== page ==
Now comes the most difficult moment – the last in the days of a long goodbye.
When a father and a mother say goodbye to a son. Siblings, a grandmother and Jason Walker’s young teenage son, too.
A choir’s voices of praise await. A eulogy is in the offing and a pastor’s prayer at today’s 11 a.m. service for Walker just across the county line in Raeford.
“My prayer is that there will be peace,” Janice Walker was saying to those who gathered Jan. 13 at Good Hope Missionary Baptist Church. And with prominent civil rights lawyer Ben Crump by her side, she added, “and most of all justice.”
Jason Walker, 37, died Jan. 8 along Bingham Drive across from his parents’ home, felled by an off-duty Cumberland County Sheriff’s Office deputy, who says he shot Walker after Walker jumped on his truck and damaged the windshield. The deputy’s wife and daughter were inside the vehicle.
The deputy has not been charged. He has been placed on administrative leave. The case is with the State Bureau of Investigation at the request of Fayetteville Police Chief Gina Hawkins because a law enforcement officer is involved. Billy West, the district attorney for Cumberland County, says he and his office support the chief’s decision, deferring to the N.C. Attorney General’s Office and the N.C. Conference of District Attorneys to avoid any “appearance of a conflict of interest.”
Community activists have taken to the city streets from Hay and Gillespie downtown to Skibo Road calling for justice. They’ve sent colorful balloons into the twilight sky in Walker’s memory. They’ve held their lighted candles at a vigil along Bingham Drive.
“When I say Jason,” they chant, “you say Walker!”
“When I say Jason,” they chant again and again and again, “you say Walker!”
They are vocal and passionate in their pleas for justice.
“They are not alone”
But this is a different day – a day for a sobering and solemn remembrance of one who, a brother says, liked gardening, landscaping, fishing, music and being there for friends in their times of need. And always there for that 14-year- old son who Jason Walker, most have told us, loved more than life itself.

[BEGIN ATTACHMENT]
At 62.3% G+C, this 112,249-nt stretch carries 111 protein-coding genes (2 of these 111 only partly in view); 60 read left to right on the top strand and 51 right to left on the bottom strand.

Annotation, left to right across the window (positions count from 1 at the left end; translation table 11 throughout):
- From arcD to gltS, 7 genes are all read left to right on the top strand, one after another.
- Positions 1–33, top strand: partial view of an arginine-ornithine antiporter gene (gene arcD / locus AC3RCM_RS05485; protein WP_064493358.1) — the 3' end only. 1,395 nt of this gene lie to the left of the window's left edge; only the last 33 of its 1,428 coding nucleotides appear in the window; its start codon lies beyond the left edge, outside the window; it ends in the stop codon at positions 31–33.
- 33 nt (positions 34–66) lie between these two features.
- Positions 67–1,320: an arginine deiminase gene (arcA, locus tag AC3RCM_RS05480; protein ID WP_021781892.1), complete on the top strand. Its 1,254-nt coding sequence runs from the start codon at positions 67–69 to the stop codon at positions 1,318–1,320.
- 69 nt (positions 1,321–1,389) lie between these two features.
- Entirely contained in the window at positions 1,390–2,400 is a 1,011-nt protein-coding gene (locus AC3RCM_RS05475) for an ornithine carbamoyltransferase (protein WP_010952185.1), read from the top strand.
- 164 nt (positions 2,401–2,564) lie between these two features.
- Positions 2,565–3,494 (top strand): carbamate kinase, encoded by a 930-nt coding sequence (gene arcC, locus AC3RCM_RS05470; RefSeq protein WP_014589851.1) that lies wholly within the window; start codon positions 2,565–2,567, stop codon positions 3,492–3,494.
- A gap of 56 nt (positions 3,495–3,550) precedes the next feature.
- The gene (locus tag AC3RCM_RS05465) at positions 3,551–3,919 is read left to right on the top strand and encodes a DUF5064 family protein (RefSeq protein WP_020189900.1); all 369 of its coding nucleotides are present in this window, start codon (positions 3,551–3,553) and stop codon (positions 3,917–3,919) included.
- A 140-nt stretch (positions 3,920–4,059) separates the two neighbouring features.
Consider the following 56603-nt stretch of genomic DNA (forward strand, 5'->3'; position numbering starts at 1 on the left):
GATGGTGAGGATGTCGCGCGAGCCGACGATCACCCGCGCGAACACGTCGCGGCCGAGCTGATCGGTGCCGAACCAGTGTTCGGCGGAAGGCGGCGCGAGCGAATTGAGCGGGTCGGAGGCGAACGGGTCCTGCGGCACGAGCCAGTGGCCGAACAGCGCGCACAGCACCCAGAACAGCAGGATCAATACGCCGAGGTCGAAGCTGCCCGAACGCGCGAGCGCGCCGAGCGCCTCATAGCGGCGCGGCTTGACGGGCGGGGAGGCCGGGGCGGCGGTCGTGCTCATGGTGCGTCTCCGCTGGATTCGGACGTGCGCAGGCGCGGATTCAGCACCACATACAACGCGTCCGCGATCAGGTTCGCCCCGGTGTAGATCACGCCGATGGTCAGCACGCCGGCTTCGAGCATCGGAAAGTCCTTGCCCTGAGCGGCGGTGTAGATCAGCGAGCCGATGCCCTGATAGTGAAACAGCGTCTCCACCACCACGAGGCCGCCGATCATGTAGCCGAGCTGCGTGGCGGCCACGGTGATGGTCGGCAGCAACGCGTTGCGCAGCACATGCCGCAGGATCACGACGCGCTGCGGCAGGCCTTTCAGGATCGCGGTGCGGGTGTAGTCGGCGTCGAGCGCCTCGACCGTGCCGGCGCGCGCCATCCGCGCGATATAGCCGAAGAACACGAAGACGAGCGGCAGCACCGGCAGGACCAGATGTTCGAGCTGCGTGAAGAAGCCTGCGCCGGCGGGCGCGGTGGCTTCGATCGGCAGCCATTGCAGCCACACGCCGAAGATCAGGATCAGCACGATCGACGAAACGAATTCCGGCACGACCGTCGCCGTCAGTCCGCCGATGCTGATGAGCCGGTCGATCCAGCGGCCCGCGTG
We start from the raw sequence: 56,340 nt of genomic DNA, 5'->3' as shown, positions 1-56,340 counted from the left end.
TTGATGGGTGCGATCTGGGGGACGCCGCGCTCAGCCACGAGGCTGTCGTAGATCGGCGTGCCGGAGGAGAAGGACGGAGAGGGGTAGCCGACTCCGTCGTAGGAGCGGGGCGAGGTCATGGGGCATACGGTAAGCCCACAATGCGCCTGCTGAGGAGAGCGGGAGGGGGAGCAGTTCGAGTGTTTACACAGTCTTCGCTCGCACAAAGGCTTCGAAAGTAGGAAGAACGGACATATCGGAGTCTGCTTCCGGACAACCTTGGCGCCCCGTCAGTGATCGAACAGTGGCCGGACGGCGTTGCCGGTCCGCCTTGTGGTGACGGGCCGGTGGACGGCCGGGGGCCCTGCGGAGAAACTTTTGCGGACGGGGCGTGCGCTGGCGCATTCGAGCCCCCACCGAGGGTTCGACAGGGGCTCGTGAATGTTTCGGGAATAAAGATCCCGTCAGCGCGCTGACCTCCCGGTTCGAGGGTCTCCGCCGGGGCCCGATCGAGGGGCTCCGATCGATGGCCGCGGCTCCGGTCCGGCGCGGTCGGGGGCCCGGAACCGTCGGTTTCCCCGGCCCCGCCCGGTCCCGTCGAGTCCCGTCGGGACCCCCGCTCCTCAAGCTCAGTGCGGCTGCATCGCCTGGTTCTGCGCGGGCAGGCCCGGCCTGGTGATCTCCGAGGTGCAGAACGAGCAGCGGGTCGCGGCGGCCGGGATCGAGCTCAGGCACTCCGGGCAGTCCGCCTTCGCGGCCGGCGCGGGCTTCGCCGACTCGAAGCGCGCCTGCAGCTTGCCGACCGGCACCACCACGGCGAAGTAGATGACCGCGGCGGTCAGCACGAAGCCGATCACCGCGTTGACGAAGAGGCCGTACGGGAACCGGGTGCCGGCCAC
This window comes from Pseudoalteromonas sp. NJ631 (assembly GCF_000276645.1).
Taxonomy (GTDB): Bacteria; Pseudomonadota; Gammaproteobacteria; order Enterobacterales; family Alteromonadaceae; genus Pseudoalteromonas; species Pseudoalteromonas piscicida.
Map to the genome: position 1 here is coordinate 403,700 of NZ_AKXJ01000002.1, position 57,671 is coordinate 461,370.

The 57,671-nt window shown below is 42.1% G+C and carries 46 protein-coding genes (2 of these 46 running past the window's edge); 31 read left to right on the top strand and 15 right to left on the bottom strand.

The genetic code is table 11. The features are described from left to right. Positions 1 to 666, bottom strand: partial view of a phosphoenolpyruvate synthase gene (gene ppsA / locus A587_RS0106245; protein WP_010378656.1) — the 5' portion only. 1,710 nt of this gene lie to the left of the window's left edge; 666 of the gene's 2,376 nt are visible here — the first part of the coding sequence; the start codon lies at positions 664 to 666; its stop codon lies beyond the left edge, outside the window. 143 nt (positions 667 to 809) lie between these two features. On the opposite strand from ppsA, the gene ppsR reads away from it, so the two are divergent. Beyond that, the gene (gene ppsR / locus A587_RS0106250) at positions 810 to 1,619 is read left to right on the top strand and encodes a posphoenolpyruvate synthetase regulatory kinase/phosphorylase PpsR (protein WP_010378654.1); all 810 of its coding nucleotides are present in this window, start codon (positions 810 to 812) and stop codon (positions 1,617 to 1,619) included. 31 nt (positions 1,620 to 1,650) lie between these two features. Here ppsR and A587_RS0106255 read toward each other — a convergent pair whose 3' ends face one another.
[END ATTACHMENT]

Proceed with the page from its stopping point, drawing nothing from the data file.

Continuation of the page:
“You never saw one,” brother Marlowe Walker has said, “without the other.”
That is the gist of what we know about Jason Walker, because his brothers told us so, and how their hearts ache and how they will miss him.
“First thing I want to do is let Jason Walker’s family know they are not alone,” Crump told the family at Good Hope Missionary Baptist Church. And later he would say, “We will never get justice for Jason Walker, but we can get accountability.”
That is for the investigative days ongoing and for the investigative days to come.
Some braved a rainy and dreary Thursday at Wiseman Mortuary along Cumberland Street downtown to offer their final farewells to Jason Walker, and all who have had Walker and his family on their minds. Today, others will be at the Cape Fear Conference “B” Headquarters Building, where the choir will rejoice in song and the Rev. Richard Hooker most likely will remind them of a life lived.
There will be reminders of Walker’s infectious smile in this same sanctuary, where on June 6, 2020, George Floyd was remembered. There will be reminders of better days left behind in the hallways of Seventy-First High School, where Walker was part of the class of 2003. Of long shifts, perhaps, at the Smithfield Foods plant in Tar Heel. There will be tears of sorrow among the smiles of yesterday’s now gone in this last day of a family’s and a community’s long goodbye.
Bill Kirby Jr. can be reached at email@example.com or 910-624-1961.